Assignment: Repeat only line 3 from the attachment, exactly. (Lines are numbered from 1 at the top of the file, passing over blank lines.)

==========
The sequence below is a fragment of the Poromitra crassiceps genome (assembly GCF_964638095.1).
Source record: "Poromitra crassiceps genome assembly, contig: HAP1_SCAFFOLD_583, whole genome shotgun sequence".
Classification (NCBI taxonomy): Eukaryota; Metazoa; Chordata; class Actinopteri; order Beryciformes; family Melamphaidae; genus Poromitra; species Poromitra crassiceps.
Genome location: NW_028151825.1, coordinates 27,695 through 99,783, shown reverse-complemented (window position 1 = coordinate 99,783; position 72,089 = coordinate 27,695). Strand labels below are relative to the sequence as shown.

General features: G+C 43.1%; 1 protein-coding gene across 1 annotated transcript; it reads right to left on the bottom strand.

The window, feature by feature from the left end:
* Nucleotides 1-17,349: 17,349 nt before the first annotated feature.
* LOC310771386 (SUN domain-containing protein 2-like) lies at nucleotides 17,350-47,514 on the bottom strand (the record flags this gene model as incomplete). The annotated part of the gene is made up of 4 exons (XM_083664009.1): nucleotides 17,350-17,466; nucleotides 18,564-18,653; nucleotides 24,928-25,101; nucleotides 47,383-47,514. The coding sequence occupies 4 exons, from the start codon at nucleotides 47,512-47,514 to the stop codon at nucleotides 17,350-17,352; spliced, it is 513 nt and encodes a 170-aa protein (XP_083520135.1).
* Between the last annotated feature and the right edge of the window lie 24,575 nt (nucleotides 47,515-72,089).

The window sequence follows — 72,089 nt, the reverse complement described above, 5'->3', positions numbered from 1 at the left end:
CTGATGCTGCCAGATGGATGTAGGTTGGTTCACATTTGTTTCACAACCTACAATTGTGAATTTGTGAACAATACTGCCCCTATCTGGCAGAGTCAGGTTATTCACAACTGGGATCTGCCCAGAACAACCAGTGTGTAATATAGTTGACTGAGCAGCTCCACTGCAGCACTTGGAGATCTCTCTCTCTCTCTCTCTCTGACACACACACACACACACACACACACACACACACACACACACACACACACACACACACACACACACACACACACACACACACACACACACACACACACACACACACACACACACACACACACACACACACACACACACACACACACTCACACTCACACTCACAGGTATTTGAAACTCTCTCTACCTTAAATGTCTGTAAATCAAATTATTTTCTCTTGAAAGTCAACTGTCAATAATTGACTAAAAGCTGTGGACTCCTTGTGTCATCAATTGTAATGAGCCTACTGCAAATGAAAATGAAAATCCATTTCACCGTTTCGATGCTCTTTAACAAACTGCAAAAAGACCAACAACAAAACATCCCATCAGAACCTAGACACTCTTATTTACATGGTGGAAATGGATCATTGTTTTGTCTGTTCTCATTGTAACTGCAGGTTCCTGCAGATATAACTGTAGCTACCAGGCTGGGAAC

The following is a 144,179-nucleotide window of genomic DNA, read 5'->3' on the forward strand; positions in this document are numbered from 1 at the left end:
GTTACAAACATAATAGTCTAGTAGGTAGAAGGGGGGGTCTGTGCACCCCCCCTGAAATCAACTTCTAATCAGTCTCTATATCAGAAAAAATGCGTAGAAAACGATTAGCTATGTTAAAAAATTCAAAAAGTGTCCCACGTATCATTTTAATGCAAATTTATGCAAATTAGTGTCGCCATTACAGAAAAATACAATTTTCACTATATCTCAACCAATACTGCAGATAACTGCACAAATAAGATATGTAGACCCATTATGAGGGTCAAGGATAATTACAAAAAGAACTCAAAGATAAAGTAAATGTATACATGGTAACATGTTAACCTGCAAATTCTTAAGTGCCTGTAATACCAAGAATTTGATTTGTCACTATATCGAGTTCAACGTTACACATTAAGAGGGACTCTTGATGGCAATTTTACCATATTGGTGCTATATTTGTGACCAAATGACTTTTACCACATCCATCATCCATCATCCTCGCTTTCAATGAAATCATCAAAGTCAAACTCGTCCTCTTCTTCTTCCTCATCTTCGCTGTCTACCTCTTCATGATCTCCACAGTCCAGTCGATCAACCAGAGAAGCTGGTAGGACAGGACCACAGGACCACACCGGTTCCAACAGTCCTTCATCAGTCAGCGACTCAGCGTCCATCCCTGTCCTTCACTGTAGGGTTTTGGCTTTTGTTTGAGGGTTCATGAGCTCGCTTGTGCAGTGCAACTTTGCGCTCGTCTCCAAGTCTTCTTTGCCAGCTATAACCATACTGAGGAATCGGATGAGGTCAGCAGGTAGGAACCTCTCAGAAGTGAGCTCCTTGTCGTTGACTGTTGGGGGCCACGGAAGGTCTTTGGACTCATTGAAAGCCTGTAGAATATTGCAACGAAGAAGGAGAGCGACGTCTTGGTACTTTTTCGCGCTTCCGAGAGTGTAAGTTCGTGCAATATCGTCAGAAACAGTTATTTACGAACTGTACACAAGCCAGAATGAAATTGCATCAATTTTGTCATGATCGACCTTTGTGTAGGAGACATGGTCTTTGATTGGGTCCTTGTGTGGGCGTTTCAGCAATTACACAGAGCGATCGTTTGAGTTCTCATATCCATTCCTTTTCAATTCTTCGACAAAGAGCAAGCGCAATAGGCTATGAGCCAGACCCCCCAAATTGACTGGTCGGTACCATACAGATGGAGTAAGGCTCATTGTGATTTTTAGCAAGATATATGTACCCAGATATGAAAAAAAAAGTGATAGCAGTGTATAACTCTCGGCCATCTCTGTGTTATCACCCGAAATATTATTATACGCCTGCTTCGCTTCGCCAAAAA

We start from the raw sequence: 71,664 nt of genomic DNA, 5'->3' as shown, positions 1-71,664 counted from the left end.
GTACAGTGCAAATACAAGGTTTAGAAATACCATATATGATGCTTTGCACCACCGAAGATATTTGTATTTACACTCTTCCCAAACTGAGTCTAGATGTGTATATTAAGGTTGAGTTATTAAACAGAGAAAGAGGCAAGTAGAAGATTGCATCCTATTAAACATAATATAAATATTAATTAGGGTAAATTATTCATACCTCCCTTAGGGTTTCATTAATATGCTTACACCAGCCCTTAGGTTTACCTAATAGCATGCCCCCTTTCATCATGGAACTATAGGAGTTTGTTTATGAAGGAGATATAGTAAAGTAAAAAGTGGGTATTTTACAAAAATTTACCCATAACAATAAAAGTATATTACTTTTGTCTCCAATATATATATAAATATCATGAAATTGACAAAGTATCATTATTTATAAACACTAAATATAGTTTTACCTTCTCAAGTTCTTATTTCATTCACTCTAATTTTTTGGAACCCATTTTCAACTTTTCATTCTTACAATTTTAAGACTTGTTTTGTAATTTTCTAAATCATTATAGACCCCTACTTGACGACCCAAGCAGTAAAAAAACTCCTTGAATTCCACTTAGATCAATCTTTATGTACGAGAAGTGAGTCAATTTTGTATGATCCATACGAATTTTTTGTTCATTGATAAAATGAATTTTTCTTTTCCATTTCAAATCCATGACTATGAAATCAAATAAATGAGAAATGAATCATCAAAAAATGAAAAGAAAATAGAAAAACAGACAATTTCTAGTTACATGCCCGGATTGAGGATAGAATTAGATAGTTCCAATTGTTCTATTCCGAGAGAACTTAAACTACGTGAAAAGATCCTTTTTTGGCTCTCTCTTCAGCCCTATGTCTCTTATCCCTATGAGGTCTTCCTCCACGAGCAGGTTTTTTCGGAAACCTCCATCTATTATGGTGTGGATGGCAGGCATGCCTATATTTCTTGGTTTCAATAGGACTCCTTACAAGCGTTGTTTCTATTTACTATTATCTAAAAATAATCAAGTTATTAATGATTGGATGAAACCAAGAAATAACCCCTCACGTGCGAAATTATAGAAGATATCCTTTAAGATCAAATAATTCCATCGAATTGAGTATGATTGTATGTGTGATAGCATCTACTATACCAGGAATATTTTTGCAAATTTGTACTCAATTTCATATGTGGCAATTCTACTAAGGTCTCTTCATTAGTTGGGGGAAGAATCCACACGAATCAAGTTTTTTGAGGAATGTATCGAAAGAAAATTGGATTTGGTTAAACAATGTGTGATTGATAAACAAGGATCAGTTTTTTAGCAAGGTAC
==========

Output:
Classification (NCBI taxonomy): Eukaryota; Metazoa; Chordata; class Actinopteri; order Beryciformes; family Melamphaidae; genus Poromitra; species Poromitra crassiceps.